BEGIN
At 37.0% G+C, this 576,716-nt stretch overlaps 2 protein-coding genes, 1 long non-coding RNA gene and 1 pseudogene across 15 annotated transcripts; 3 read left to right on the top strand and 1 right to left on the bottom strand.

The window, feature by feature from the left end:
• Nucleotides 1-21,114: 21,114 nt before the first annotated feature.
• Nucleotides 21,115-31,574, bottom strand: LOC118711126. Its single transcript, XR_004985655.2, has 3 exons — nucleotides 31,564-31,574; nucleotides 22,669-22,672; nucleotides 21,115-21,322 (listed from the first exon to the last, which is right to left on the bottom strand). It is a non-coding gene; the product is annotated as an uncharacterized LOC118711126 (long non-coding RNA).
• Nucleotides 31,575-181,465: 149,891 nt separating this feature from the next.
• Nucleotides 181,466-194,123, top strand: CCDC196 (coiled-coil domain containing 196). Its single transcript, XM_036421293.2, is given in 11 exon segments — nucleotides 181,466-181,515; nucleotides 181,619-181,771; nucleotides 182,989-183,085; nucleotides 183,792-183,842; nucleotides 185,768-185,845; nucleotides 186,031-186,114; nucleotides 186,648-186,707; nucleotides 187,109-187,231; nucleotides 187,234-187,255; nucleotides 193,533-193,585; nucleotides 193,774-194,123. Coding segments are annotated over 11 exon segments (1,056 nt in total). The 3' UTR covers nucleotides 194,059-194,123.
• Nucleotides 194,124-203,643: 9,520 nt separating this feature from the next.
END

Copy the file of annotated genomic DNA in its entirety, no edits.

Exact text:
At 37.0% G+C, this 576,716-nt stretch overlaps 2 protein-coding genes, 1 long non-coding RNA gene and 1 pseudogene across 15 annotated transcripts; 3 read left to right on the top strand and 1 right to left on the bottom strand.

The window, feature by feature from the left end:
• Nucleotides 1-21,114: 21,114 nt before the first annotated feature.
• Nucleotides 21,115-31,574, bottom strand: LOC118711126. Its single transcript, XR_004985655.2, has 3 exons — nucleotides 31,564-31,574; nucleotides 22,669-22,672; nucleotides 21,115-21,322 (listed from the first exon to the last, which is right to left on the bottom strand). It is a non-coding gene; the product is annotated as an uncharacterized LOC118711126 (long non-coding RNA).
• Nucleotides 31,575-181,465: 149,891 nt separating this feature from the next.
• Nucleotides 181,466-194,123, top strand: CCDC196 (coiled-coil domain containing 196). Its single transcript, XM_036421293.2, is given in 11 exon segments — nucleotides 181,466-181,515; nucleotides 181,619-181,771; nucleotides 182,989-183,085; nucleotides 183,792-183,842; nucleotides 185,768-185,845; nucleotides 186,031-186,114; nucleotides 186,648-186,707; nucleotides 187,109-187,231; nucleotides 187,234-187,255; nucleotides 193,533-193,585; nucleotides 193,774-194,123. Coding segments are annotated over 11 exon segments (1,056 nt in total). The 3' UTR covers nucleotides 194,059-194,123.
• Nucleotides 194,124-203,643: 9,520 nt separating this feature from the next.